There was no shortage of bills and issues that could have potentially impacted the solar industry. USEA had a full-time presence on the hill during the session and was supported by many of our members, member lobbyists and solar customers. Here is a recap of some of the more important bills we worked on.
Solar Tax Credit:
USEA negotiated a deal for the phase out of the residential tax credit which, given some hefty political headwinds, is a much better solution for our industry than what was originally proposed in HB 23 by Representative Peterson. Please keep in mind that we had already ensured that the commercial tax credit remains untouched.
To provide some perspective, here are some of the reasons we felt a good compromise was better than trying to kill this bill outright:
There was (and will be again in 2017/’18) serious attention being paid to all tax credits and sources of revenue. Two reasons for the political pressure to find more revenue:
- There is an effort to put a 7/8 of a percent income tax increase on the ballot in 2017 that would seek to raise about $700 million for education. Legislators do not like this effort and are therefore looking for money to push toward education.
- Utah expected to see a smaller budget surplus than the last few years, which put a strain on budgets.
The original bill passed out of the 2016 interim committee, despite some unease from members. The Legislature wanted to see a compromise and voted the original out of committee as a push for us to work out something better.
Here is a summary of the original HB 23:
- Created a moratorium when the governor signed the bill- spring 2017 (no further credits will be issued for 2017)
- Set a cap on total credits available:
- 2018: $4 million
- 2019: $3 million
- 2020: $2 million
- 2021: $1 million
- Tax Credit Maximum was lowered annually:
- 2017: $2,000
- 2018: $1,500
- 2019: $1,000
- 2020: $500
- 2021: $250
New, USEA negotiated version (HB 23):
- No moratorium for 2017. The credit will remain exactly as is for 2017.
- There is no cap on this, nor will there be.
- The credit will be phased out beginning in 2018 as follows:
- 2018: $1,600
- 2019: $1,200
- 2020: $800
- 2021: $400
The credit in the passed version of the bil, remains fully in tact for 2017 and is only lessened by 2018- but most importantly, there is no cap on the credit so as many customers that want the credit will get the credit.
By accepting this compromise, we garnered some important goodwill and be seen as a reasonable industry. We utilized the good will to help pass our HOA bill, SB 154.
HOA Bill, SB 154 Solar Access Amendments:
Gives HOA residents greater access to installing solar panels on their home. Many HOA residents faced unreasonable barriers to investing in solar energy but SB 154, a well-crafted compromise bill, alleviates many existing barriers and ensures Utahns who want to install solar can do so in a fair manner.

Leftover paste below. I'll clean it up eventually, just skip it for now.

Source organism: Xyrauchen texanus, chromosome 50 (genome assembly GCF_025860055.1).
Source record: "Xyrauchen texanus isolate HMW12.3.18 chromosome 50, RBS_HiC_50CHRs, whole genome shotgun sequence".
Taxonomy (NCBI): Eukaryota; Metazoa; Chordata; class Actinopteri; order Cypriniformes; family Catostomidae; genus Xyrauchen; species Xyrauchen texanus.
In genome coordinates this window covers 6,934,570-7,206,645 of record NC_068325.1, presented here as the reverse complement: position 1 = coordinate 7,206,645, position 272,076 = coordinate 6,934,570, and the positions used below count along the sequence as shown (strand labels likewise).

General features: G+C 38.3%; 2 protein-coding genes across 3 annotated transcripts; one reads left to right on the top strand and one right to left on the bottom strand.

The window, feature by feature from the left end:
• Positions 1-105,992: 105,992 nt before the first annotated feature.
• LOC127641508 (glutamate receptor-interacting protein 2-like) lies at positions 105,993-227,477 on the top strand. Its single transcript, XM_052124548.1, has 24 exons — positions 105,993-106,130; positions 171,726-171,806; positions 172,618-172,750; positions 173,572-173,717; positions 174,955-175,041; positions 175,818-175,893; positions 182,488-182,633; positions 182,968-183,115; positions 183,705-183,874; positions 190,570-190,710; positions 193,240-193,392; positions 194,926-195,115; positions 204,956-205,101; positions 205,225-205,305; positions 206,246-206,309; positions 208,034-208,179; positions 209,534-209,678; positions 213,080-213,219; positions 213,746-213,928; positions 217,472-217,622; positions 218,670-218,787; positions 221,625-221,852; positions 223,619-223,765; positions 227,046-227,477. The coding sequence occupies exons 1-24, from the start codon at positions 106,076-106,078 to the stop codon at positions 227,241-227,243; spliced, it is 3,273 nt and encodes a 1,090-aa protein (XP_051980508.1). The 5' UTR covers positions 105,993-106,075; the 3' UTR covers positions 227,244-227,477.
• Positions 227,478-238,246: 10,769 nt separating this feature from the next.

Important aspects of SB 154:
- Limits the amount of restrictions an HOA can place on a solar installation
- Allows more Utahns to be more socially and environmentally responsible
- Provides HOA residents the ability to save money on their utility bills
- Improves air quality
The Vivint Solar team deserves the credit for the heavy lifting on this bill, which they worked on for well over a year. The bill passed both the Senate and the House and was signed by Governor Herbert. Read our Bill Summary Here or Read the bill, SB 154
SB 273, Energy Development Amendments:
One of our higher priority bills this session was SB 273- Energy Development Amendments that sought to clean up C-PACE legislation to help more commercial solar projects advance under the already existing C-PACE legislation passed a few years ago (only 1 C-PACE project has been completed to date). USEA learned of language that Rocky Mountain Power had asked be inserted into the bill as an amendment that would have killed any CPACE projects over 2MW but also possibly impacted all solar/renewable energy projects going forward had their language been codified. We helped rally a group of 14 groups to oppose the language and worked out a compromise that suited all parties.
Here is a quick summary of the bills that were solar related:
HB 23 – Tax Credit, Negotiated to a much preferred phased out.
SB 154 – Solar Access (HOA), Passed
SB 273 – C-Pace Clean Up, Passed
HB 45 – Property Tax Amendments- Defeated, (dealt with utility scale solar)
HB 11 – Boards & Commissions, Passed- our one truly negative outcome but was vetoed by Governor Herbert
HB 297 – Renewable Energy Amendments, Passed- troubling language for solar was removed. USEA neutral on the actual bill
HB 423 – Utility Tariffs, Tabled (did not move forward)- this bill would have impacted utility scale.
Final Thoughts on the Session: I would like to thank all that helped advance solar priorities during the session. It was great to see a team of people working together for a successful industry session. Furthermore, our one priority action alert, regarding SB 154, resulted in 261 people sending 360 emails to legislators expressing support for the bill. That is an impressive number for our first industry action alert- thank you.